In August 2009 the ‘International Peace Information Service’ (IPIS) published a first map of militarised mining areas in Eastern DR Congo. By 2012, the international interest in the issue had grown but the map was out-dated. To find a structural solution, IPIS sat down with the Congolese mining cadastre (CAMI) and agreed to set up a permanent system to monitor artisanal mining activities and the involvement of armed groups in the mineral exploitation and trade. A first version of the resulting map has been published at: https://ipisresearch.be/mapping/webmapping. It shows the location of nearly 800 mining sites and 85 trading centres, including information about armed groups presence and involvement, and the scale of the mining activity. The map data and design will be updated in the following months.
The map shows how gold mining is currently the most important subsector in Eastern DRC’s artisanal mining business. The collected data suggests that the number of miners active in gold mining is up to 4 times higher than that for tin, tantalum and tungsten combined. The current scale of artisanal gold mining has important consequences on the issue of armed group financing, especially because the DRC’s gold production is exported almost entirely unrecorded. The map includes at least 410 cases of illegal taxation by armed groups or the Congolese army.
A formalisation of artisanal gold mining is urgently needed, including the identification of buyers who can be held accountable when their business dealings benefit armed groups. In addition, the replacement of illegal by state-controlled taxation would greatly benefit the Congolese treasury.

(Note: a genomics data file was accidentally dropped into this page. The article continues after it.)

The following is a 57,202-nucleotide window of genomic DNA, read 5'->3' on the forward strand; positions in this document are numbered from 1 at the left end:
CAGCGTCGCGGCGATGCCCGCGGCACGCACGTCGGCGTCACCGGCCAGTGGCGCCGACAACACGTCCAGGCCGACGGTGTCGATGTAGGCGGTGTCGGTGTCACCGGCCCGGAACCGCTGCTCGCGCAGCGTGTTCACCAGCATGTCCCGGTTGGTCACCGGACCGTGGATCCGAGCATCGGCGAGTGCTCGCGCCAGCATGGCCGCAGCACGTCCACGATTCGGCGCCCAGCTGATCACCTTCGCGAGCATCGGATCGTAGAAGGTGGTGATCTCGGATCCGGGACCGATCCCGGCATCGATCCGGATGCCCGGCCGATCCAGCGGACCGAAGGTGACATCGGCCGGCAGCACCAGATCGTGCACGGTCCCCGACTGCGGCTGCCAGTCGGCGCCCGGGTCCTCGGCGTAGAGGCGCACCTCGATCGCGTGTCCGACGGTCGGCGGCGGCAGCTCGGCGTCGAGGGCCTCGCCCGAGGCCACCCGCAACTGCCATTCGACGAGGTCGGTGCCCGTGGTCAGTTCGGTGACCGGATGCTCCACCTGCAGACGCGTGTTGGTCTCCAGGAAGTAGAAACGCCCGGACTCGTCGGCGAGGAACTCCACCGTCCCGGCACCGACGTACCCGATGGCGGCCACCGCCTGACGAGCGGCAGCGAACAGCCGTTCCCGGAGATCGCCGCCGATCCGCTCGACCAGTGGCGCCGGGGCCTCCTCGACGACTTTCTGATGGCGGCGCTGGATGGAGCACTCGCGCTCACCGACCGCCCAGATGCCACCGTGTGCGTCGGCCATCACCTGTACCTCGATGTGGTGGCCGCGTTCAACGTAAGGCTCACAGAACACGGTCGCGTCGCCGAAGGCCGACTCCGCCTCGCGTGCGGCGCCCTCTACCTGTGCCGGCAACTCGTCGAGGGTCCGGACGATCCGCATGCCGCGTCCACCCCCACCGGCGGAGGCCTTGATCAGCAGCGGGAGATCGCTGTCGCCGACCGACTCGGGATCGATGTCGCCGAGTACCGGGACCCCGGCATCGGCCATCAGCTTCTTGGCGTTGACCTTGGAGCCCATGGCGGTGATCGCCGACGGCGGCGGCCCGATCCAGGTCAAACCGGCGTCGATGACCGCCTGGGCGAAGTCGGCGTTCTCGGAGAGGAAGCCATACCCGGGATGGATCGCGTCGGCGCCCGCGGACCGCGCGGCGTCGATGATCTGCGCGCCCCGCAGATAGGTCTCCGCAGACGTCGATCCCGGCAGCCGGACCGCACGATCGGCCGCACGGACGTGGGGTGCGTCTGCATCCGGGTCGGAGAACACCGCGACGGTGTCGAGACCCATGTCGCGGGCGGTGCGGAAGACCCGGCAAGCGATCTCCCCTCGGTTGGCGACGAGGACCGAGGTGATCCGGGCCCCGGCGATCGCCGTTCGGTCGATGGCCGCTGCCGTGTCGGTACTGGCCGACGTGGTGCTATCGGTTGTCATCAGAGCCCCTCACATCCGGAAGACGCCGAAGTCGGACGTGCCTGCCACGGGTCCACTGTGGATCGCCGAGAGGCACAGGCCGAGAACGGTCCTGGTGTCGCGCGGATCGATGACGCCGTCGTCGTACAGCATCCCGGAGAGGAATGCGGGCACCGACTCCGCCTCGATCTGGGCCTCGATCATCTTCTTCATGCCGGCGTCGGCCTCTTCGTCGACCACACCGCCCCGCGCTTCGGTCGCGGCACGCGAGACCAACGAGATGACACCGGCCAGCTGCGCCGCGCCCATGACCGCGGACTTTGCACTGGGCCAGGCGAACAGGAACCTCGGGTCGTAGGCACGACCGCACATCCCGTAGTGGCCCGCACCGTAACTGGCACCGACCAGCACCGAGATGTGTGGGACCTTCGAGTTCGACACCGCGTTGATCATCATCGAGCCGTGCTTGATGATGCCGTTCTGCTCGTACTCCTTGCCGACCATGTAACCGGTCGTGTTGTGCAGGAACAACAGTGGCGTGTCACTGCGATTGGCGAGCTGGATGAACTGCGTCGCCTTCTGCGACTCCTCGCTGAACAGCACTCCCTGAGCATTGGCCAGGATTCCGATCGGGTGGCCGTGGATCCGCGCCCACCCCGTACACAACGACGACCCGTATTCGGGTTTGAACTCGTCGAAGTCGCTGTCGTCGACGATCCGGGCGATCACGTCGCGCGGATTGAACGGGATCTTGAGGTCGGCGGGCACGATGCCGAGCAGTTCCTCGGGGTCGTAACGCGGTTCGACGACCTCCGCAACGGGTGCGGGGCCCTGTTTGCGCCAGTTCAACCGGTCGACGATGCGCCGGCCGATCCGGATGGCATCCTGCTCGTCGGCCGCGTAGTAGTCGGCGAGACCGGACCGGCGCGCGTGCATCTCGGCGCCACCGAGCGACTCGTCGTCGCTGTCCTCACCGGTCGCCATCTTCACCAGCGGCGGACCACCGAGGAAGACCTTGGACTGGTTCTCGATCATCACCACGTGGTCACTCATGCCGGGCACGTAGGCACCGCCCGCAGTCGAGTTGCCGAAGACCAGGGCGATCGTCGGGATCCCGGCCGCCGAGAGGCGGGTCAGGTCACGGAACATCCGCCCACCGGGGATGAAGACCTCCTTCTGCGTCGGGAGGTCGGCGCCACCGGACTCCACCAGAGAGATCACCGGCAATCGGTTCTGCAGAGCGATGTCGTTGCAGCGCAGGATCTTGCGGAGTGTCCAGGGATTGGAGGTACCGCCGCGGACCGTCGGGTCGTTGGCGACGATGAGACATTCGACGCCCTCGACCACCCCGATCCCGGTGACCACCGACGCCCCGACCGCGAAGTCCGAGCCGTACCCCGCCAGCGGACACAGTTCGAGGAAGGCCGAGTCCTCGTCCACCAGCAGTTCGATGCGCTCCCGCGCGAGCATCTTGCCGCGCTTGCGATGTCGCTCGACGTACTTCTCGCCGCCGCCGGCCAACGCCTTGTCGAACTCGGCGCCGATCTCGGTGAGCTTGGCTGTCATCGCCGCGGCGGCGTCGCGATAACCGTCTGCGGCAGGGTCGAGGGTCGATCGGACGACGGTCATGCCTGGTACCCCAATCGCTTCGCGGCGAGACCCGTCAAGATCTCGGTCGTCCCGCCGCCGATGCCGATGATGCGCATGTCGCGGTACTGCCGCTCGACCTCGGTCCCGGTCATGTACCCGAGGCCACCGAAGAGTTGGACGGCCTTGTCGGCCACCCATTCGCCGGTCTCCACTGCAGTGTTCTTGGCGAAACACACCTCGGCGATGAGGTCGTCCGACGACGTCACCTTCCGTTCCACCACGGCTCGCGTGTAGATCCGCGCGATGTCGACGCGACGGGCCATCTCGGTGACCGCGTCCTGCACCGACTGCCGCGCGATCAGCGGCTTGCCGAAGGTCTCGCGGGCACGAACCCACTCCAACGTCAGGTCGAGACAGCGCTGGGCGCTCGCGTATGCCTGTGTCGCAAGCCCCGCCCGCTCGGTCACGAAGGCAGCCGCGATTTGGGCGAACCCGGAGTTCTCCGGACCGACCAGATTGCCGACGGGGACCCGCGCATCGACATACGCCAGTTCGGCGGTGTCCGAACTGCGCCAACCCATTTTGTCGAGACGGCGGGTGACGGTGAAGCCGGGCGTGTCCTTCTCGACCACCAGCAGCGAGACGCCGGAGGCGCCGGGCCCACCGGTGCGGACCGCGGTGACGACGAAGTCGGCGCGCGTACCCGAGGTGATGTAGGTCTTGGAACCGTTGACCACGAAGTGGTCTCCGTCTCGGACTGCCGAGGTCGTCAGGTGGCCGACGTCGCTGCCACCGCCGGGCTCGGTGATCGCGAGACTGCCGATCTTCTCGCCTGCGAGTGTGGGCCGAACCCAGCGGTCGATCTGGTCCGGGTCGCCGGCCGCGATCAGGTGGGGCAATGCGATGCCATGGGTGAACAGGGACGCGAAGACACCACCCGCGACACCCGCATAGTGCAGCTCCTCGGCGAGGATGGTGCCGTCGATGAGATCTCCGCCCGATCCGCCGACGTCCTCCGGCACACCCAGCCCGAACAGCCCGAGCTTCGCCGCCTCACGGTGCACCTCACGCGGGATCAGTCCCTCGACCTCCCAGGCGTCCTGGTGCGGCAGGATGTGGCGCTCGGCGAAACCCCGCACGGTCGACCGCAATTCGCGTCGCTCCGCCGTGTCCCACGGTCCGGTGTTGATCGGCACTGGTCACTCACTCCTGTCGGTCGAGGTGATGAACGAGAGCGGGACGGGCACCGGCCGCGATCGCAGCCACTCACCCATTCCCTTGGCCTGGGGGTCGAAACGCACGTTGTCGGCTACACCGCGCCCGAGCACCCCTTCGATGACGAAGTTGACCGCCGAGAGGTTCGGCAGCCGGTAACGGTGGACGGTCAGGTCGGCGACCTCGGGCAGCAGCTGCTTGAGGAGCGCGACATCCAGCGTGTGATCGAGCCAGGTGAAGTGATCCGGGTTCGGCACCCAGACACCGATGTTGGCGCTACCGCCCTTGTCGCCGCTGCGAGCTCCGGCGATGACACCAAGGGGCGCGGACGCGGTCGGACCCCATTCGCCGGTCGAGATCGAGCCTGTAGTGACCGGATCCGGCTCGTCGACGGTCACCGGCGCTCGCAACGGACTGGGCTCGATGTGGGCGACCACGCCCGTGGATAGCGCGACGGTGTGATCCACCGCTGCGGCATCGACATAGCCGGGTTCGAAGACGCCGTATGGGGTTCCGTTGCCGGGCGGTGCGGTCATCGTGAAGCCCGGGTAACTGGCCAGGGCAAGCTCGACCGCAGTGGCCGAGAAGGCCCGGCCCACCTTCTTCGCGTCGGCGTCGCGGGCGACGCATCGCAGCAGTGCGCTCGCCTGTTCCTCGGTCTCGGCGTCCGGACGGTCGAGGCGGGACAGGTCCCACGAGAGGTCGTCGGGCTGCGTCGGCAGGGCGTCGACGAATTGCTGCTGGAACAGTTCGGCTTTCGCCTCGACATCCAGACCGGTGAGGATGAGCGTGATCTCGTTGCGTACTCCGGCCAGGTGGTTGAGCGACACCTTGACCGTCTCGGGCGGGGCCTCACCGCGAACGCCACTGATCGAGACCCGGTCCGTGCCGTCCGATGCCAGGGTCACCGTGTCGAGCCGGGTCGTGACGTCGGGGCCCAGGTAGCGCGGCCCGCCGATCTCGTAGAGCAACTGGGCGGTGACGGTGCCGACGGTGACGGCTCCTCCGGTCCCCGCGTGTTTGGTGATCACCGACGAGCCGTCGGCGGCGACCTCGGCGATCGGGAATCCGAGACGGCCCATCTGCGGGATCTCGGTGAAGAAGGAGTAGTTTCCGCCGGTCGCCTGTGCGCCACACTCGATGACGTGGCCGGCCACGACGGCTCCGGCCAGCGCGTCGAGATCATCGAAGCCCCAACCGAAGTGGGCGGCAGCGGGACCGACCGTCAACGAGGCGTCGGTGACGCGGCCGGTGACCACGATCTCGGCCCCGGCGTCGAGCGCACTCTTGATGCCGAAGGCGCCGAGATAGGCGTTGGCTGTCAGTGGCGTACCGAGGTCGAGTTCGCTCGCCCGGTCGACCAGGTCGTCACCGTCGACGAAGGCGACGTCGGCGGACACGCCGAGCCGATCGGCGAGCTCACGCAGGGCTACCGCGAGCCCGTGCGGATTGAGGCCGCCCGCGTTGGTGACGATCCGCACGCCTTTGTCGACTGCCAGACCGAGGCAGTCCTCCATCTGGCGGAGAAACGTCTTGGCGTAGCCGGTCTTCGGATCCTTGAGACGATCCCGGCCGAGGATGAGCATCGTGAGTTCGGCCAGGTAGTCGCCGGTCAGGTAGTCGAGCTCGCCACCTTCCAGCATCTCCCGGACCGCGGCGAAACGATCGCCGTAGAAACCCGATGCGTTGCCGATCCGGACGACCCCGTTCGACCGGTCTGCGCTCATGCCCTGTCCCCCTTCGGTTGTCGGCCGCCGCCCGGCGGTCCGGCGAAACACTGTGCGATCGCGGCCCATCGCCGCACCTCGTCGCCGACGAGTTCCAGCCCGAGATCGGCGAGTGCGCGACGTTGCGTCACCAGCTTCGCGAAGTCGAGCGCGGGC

Opportunities for responsible gold sourcing, under the supervision of the DRC civilian authorities, are present throughout Eastern DRC. Following the progress made in cleaning up the trading chain of tantalum (coltan) and tin (cassiterite), North Katanga is an obvious candidate. Maniema province qualifies as well, given the near absence of armed groups. In Ituri, only two militia groups remain and a large majority of the gold production is free from armed group interference. Most militia activity is concentrated in North and South Kivu. Armed groups such as the NDC and UPCP have a long history of extensive involvement in mining. Nevertheless, opportunities for responsible sourcing exist in areas such as northern Lubero and parts of Kalehe and Shabunda.
An important additional challenge for establishing responsible trading chains is improving the discipline of the Congolese army deployed near mining areas. The map shows FARDC interference at at least 265 mining sites. Featuring in the reported cases of illegal taxation and other misbehaviour are units from the military justice, special commando units, units from the old brigade structure and units from the new regiment structure.
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